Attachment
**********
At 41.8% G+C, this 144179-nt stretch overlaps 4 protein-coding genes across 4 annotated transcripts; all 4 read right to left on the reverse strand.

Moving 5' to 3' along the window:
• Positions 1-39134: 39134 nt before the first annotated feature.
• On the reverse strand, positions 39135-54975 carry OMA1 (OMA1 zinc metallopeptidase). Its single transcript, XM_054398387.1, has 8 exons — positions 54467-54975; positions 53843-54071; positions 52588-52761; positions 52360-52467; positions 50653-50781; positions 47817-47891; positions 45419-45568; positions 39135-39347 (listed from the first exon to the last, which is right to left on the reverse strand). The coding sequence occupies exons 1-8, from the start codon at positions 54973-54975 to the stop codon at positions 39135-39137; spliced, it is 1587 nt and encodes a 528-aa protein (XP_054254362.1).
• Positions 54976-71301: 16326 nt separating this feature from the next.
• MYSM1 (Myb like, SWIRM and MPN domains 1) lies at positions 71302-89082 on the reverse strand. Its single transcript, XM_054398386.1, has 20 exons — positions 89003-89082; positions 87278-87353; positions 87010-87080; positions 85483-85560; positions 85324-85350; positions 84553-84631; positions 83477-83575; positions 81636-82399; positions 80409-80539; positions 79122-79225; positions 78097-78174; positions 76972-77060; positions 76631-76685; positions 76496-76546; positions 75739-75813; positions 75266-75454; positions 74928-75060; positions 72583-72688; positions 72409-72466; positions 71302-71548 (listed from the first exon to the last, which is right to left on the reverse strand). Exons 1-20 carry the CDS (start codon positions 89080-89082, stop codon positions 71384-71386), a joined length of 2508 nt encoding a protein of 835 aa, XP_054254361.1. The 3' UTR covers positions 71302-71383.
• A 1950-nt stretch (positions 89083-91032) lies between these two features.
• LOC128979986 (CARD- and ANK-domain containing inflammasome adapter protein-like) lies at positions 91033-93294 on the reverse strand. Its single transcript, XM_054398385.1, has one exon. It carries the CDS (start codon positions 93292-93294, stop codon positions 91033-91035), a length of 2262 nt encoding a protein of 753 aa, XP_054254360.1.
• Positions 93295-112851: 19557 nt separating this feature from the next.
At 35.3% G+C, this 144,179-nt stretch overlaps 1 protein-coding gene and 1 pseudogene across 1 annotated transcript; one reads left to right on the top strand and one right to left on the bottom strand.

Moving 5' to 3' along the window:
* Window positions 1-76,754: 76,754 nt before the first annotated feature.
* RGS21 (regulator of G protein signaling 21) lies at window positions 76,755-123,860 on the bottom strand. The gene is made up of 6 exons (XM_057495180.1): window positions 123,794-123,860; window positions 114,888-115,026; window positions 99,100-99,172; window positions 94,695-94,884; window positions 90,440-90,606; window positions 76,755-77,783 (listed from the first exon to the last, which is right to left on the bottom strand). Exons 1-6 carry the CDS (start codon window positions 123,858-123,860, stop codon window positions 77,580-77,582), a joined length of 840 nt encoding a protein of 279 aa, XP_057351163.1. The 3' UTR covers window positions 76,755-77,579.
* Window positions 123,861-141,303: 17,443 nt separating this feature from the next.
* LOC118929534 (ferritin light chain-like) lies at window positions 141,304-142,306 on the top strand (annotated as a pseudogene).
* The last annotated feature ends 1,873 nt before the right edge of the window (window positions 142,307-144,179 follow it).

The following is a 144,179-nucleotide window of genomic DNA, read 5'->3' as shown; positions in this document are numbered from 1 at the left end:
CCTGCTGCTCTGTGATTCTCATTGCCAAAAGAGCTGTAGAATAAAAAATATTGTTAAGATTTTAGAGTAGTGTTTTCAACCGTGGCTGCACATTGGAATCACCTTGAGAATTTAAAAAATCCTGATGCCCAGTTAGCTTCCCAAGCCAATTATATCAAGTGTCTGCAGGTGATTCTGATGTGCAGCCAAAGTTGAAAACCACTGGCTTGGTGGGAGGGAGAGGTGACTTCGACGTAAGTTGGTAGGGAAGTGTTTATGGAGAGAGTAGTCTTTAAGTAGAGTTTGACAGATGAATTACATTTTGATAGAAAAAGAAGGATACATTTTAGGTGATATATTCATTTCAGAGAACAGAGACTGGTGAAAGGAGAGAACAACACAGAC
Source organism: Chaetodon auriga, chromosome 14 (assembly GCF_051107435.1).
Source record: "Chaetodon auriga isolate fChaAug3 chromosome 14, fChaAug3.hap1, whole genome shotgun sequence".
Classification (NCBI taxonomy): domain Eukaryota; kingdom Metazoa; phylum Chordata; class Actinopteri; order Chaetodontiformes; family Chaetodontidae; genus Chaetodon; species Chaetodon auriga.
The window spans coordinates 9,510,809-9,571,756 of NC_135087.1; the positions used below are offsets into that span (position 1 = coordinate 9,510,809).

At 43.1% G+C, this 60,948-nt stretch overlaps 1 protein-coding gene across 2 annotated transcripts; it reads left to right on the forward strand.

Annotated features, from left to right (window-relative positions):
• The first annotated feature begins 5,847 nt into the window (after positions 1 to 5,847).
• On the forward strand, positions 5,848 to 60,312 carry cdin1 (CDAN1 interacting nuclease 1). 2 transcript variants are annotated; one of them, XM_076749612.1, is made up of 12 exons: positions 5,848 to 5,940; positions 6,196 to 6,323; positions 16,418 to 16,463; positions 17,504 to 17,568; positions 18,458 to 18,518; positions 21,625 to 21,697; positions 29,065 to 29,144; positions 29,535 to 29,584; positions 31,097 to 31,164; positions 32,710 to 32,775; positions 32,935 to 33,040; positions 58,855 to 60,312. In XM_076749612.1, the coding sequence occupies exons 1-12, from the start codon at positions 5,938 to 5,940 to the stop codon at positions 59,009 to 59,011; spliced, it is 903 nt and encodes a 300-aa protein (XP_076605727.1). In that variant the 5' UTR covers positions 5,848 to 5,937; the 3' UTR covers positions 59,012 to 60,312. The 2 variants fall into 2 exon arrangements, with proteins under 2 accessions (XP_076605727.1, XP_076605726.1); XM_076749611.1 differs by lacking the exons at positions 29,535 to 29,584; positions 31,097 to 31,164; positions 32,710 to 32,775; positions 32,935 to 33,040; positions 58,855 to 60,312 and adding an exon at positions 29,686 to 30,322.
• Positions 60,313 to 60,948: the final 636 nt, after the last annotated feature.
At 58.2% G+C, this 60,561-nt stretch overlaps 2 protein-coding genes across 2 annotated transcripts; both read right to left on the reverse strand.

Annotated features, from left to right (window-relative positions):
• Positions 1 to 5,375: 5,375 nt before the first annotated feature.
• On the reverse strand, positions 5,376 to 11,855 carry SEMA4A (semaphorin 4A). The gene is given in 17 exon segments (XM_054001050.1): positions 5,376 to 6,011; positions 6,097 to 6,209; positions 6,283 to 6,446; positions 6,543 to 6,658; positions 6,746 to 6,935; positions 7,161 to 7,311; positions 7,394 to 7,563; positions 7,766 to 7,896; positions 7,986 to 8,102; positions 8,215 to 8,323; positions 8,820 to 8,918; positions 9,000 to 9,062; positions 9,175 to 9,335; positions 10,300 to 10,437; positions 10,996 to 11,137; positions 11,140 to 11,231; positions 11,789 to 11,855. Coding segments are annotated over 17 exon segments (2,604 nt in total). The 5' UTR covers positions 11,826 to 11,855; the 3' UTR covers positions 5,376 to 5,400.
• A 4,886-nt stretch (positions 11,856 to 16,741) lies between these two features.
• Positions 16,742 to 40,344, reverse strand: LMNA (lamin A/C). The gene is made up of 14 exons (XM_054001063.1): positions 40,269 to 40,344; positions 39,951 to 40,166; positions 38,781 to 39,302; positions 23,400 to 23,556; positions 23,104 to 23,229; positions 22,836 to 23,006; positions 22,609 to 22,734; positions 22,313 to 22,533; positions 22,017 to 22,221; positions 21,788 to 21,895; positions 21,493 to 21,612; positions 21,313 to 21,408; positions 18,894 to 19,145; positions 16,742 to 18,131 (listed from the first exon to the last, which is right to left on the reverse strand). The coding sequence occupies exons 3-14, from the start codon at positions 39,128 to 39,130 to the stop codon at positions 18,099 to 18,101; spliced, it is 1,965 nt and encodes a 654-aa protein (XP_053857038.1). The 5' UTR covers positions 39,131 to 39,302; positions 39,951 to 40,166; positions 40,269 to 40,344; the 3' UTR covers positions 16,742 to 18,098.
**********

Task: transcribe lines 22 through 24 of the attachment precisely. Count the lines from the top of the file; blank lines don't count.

The window spans coordinates 9,510,809-9,571,756 of NC_135087.1; the positions used below are offsets into that span (position 1 = coordinate 9,510,809).

At 43.1% G+C, this 60,948-nt stretch overlaps 1 protein-coding gene across 2 annotated transcripts; it reads left to right on the forward strand.

Annotated features, from left to right (window-relative positions):